An award-winning play that explores the ironies in the life of the second Pandava and situates the mythological character in the present day comes to Mumbai for a debut performance
A Good play is not made in a day, month, or sometimes, a year. It gestates in the mind, encroaching on all its corners, crumbling one instant and coming together the next, before it metamorphoses into a script. Rehearsals spanning months then sand down the rough edges, and the play is ready for curtain-up. It is from this point, though, that its real journey begins; the play settling down with each show, before finally coming into its own.
The trajectory of the play Bhima is no different. Up until 2011, the second Pandava was no more than a mythological character to Vivek Vijayakumaran. A dramatised reading from Ashok Malhotra's Child Man, however, helped the Bengaluru-based theatre practitioner see Bhima in a new light. "The book revealed his vulnerable side. Here was a character known for his physical prowess, who was weighed down by his sense of loyalty. Capable of loving both, Draupadi, who belonged in the palaces, and Hidimbi, who lived in the forest, he goes through immense pain to honour his mother's wish to keep Hidimbi away from the royal life," says Vijayakumaran about how the seeds for his META Award-winning production were sown. Bhima will be staged for the first time in Mumbai this Sunday.
Speaking further about the play's journey, he shares how research led him to MT Vasudevan Nair's, Randam Muzham, which retells the Mahabharata through the eyes of Bhima.
By 2012, Vijayakumaran had won a theatre scholarship, which helped him train in Kerala's traditional performing art form of kutiyattam. "There is a story of Bhima, which is portrayed through kutiyattam. I wanted to present the play through a physical performance derived from the art form to bring intensity to it," he explains.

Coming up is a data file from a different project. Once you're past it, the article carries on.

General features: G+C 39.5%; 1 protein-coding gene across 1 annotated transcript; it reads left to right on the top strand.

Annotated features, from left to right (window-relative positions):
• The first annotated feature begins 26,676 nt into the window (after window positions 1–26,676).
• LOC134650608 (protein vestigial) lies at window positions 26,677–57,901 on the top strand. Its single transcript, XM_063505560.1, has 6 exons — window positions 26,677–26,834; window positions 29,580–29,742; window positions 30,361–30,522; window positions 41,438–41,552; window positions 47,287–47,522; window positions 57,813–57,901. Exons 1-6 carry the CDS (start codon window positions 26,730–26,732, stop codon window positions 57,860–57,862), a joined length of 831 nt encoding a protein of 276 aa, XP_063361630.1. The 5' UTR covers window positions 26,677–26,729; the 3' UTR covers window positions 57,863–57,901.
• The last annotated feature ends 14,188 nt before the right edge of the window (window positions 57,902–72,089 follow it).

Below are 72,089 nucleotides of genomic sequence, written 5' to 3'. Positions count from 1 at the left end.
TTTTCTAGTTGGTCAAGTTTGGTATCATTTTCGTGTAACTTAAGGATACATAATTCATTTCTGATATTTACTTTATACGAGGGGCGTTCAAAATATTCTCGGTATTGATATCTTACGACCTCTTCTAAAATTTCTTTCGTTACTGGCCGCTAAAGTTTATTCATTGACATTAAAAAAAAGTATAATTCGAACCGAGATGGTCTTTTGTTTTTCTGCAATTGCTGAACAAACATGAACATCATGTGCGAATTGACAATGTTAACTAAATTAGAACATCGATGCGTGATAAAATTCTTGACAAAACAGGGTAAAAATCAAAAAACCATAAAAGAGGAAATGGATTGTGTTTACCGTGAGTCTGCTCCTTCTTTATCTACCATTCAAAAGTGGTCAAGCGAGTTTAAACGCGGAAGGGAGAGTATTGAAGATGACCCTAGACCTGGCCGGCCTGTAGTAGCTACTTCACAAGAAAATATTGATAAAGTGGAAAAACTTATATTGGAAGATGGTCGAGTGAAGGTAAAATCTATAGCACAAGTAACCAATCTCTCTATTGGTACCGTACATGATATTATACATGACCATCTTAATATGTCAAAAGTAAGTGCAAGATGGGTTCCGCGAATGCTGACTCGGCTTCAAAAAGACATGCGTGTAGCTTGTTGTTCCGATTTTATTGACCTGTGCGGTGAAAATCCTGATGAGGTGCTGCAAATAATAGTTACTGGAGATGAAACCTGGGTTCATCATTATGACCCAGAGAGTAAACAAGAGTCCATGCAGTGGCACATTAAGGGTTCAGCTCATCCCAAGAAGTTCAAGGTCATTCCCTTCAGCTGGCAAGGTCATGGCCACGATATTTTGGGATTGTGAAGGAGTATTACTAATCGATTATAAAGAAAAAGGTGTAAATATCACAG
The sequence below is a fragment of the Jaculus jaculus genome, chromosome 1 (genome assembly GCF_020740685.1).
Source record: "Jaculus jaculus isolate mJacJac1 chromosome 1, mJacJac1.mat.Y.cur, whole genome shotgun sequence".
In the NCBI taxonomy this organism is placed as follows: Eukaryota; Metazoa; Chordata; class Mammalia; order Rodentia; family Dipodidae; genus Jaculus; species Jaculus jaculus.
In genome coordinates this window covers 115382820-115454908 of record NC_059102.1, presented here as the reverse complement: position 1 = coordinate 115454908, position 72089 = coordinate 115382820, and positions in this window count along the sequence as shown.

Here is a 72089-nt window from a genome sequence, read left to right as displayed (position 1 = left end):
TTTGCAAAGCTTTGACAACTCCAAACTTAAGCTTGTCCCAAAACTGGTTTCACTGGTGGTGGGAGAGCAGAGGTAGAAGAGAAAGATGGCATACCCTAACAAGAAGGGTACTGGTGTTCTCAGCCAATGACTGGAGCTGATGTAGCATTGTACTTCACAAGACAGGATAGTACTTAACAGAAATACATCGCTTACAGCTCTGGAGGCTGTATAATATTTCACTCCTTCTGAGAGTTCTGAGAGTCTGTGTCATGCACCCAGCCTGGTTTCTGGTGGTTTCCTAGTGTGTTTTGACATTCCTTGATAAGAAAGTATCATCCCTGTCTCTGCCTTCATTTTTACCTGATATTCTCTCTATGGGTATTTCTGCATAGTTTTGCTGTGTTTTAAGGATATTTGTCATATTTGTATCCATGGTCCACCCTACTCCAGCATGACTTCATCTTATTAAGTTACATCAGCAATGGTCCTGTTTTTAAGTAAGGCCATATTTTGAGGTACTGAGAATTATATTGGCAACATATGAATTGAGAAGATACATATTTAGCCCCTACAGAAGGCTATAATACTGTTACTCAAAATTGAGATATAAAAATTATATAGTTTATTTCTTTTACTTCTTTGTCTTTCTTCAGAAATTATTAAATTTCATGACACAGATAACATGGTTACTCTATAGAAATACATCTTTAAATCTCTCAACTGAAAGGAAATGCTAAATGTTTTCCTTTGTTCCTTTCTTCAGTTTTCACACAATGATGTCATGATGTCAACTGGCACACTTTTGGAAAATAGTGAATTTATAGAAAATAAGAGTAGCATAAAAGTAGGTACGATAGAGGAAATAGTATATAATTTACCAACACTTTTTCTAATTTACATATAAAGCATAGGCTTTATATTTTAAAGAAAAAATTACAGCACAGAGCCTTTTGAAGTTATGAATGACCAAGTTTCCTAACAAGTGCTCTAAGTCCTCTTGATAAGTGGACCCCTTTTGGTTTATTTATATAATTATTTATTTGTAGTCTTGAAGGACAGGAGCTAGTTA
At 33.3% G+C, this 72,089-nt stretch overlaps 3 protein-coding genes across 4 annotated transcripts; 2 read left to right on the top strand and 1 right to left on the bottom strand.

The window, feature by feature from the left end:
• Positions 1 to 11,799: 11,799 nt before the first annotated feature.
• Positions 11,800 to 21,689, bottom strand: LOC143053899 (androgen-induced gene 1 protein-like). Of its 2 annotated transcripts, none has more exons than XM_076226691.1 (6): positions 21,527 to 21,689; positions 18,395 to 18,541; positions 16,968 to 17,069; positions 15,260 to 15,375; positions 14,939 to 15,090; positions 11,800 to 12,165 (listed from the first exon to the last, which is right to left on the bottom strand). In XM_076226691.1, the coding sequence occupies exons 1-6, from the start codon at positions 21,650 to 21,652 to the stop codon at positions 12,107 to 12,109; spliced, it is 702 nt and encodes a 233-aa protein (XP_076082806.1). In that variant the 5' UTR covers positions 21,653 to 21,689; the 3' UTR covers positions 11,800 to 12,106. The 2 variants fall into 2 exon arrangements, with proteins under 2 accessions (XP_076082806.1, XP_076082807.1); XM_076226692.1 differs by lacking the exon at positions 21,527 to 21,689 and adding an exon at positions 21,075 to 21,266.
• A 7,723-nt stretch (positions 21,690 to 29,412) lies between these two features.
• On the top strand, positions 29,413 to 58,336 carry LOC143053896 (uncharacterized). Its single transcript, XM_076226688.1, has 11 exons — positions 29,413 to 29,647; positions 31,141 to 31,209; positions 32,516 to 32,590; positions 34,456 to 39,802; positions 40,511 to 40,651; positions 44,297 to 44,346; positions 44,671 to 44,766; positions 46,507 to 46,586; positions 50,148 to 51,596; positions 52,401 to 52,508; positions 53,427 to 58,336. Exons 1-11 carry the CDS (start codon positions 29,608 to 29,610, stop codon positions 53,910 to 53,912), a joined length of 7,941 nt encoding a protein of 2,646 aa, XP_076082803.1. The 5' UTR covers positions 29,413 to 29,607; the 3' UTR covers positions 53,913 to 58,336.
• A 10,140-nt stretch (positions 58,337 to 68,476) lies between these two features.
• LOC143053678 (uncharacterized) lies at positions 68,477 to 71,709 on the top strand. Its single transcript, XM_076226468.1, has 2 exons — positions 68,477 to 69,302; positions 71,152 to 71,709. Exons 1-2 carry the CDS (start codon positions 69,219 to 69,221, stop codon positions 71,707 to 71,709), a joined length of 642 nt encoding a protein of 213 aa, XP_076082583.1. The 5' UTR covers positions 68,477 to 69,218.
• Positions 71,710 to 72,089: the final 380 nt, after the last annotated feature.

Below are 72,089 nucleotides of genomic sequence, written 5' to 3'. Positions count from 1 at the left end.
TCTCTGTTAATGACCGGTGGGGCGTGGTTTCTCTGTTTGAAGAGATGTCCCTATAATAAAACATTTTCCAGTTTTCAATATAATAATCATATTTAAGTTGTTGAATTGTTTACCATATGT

Sachin Gurjale was then roped in to play the djembe, conch and other instruments live for the play. He also plays the voice of other characters, and interjects with comments that situate the play in a contemporary context. That was until 2016, when actor-dancer Anitha Santhanam came on board as director. "Anitha was seated in the audience. At the end of the performance, she had some valuable feedback to share," says Vijayakumaran. After 10 days of brainstorming, they decided they could work together on the play.
"There is a line in the play that says, 'The world is for you to eat, Bhima.' Bhima's hunger is a metaphor for our consumerist times, where nothing is ever enough," says Santhanam about her reading of the play.
For Vijayakumaran, though, it's Bhima's character that plays second fiddle to his siblings that questions the idea of who a hero is. "We are surrounded by people who are emotionally invested in what they do," he says. "But the world is more interested in people who operate with the head."
ON September 2, 5 pm and 8 pm
AT Studio Tamaasha, Versova, Andheri West
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